Author ORCID Identifier

Year of Publication


Degree Name

Doctor of Philosophy (PhD)

Document Type

Doctoral Dissertation




Mining Engineering

First Advisor

Dr. Jhon Silva-Castro


In mining engineering, blast-induced ground vibration has become one of the major concerns when production blasts are conducted, especially when the mining areas and the blast sites are near inhabited areas or infrastructure of interest. To comply with regulations, a vibration monitoring program should be developed for each mining operation. The vibration level, which is usually indicated by the peak particle velocity (PPV) of the vibration waveform, should fall below the maximum allowable values. Ideally, when blasting is near structures of interest (power towers, dams, houses, etc.), the vibration level (PPV) should be predicted prior to the actual production blasts. There are different techniques to predict the PPV, one in particular is the signature hole technique. This technique is based on signals and systems theory and uses a mathematical operation called convolution to assess the waveform of the production blast. This technique uses both the vibration waveform of an isolated hole and the timing function given by the timing used in the blast.

The signature hole technique requires an isolated single-hole waveform to create a prediction. Sometimes this information is difficult to acquire, as it requires the synthesis of a single-hole vibration waveform from a production blast vibration signal. The topic of ground vibrations from mining blasts, and more specifically the synthesis of a single-hole vibration waveform, has been studied by researchers in past decades, but without any concrete success. This lack of success may be partially due to the complexity and difficulty of modelling and calculation. However, this inverse methodology can be very meaningful if successfully applied in blasting engineering. It provides a convenient and economical way to obtain the single-hole vibration waveform and make the prediction of a production blast waveform easier.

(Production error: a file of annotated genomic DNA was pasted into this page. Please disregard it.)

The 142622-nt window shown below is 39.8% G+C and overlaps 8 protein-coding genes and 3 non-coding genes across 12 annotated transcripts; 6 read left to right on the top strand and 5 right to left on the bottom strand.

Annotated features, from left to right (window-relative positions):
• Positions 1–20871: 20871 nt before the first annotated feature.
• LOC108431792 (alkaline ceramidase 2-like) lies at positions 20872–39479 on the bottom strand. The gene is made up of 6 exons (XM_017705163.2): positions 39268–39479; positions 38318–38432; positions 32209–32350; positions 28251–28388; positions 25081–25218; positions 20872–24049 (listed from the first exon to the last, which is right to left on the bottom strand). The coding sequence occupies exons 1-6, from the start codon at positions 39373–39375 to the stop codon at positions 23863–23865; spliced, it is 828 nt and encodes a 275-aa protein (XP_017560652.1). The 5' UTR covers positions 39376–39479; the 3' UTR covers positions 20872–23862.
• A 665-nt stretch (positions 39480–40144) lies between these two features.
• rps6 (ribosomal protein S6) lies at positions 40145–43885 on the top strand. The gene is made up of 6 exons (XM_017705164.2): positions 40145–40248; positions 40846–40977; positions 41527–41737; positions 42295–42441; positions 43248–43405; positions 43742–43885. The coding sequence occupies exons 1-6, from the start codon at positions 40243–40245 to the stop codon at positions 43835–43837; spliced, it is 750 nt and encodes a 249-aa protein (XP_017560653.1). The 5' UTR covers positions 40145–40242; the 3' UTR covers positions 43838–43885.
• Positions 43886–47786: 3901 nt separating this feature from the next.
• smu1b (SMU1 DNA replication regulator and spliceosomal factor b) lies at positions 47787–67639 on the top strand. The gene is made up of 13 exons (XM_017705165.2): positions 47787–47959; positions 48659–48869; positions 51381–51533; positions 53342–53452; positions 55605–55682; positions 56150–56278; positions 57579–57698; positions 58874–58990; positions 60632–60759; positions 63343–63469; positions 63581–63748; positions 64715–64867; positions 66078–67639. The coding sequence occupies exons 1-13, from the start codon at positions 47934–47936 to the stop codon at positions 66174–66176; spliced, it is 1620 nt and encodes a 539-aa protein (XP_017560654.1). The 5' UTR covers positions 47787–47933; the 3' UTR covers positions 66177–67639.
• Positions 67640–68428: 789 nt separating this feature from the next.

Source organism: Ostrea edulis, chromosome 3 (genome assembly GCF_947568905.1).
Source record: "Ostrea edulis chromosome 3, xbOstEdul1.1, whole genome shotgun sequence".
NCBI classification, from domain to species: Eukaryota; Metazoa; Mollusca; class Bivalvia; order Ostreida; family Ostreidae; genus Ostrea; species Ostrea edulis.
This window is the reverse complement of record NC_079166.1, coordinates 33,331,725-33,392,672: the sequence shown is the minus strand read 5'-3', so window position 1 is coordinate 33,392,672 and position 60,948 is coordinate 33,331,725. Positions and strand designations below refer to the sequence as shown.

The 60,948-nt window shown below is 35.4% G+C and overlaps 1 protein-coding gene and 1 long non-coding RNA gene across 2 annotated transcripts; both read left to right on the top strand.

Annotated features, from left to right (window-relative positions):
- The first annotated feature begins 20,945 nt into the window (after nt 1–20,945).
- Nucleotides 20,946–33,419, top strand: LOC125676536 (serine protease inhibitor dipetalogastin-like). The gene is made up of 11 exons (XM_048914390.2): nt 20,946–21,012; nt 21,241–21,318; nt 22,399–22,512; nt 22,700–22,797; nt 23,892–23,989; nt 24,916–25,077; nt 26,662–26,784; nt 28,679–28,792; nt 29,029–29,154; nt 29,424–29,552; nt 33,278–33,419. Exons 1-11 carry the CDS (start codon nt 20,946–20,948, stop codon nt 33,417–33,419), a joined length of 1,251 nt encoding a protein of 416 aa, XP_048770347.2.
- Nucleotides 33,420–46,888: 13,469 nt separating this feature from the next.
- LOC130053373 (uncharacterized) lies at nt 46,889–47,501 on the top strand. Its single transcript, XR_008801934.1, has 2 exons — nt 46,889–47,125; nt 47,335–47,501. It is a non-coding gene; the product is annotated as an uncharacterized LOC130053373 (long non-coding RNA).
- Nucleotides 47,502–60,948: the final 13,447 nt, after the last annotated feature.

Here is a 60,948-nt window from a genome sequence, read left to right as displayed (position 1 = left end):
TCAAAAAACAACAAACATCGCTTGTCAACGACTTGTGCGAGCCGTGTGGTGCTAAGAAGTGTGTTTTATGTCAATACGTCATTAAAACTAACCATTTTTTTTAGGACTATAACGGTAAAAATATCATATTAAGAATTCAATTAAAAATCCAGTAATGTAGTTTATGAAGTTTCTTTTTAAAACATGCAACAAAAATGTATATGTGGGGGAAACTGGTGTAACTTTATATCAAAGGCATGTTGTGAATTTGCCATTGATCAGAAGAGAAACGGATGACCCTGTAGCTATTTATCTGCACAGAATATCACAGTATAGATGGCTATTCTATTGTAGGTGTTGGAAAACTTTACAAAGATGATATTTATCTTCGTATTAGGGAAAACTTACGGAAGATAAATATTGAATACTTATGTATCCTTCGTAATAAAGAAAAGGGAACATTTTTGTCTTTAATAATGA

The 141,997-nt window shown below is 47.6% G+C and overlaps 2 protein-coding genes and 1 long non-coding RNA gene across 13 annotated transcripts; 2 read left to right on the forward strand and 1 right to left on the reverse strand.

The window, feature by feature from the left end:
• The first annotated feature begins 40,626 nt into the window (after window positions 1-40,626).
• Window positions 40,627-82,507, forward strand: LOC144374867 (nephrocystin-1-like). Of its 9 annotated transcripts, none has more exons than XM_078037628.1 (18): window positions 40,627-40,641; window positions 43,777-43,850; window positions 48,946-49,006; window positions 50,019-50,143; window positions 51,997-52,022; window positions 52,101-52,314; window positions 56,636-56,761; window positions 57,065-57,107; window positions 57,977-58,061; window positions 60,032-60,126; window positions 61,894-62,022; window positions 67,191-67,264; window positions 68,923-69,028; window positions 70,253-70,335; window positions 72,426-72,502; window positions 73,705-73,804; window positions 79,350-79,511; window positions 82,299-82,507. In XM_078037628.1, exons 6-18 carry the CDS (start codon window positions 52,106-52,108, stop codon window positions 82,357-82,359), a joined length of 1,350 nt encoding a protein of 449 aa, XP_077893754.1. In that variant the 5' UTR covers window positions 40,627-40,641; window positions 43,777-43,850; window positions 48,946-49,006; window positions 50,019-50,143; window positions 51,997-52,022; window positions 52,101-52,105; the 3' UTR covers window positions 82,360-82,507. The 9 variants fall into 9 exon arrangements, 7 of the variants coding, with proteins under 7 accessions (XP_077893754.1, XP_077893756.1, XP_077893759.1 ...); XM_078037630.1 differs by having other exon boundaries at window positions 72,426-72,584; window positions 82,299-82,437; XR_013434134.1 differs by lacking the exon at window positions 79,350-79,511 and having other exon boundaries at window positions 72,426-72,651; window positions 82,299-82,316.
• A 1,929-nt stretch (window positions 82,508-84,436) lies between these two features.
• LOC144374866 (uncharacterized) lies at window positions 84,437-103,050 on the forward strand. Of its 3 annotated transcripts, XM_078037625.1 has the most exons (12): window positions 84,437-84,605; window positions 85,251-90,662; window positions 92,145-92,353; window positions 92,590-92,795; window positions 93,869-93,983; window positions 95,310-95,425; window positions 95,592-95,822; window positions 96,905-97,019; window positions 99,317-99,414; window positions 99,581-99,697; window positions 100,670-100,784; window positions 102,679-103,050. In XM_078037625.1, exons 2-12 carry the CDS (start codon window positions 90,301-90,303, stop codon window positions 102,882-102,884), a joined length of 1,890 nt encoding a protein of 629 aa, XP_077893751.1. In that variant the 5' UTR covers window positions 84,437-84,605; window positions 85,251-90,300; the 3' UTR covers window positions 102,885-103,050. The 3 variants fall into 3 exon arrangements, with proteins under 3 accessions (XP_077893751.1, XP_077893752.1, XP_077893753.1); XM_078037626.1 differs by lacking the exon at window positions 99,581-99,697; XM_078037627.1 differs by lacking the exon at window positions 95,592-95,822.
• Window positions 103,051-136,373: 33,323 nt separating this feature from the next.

This dissertation research involves the theories of deconvolution, linear superposition, and Fourier phases to recover single-hole vibration waveforms from a production waveform. Preliminary studies of deconvolution included spectral division deconvolution and Wiener filtering deconvolution. In addition to the adaptation of such methodologies to the blast vibrations problems, the effectiveness of the two deconvolution methods by the influence of delay interval and number of holes is also discussed. Additionally, a new statistical waveform synthesis method based on the theories of linear superposition, properties of Fourier phase, and group delays was developed. The validation of the proposed methodology was also conducted through several field blasting tests.

Instead of synthesizing one normalized single-hole vibration waveform by deconvolution, the proposed statistical waveform synthesis methodology generates a different single-hole vibration waveform for each blast hole. This method is more effective and adaptable when synthesizing single-hole vibration waveforms. Recommendations for future work is also provided to improve the methodology and to study other inverse problems of blast vibrations.

Digital Object Identifier (DOI)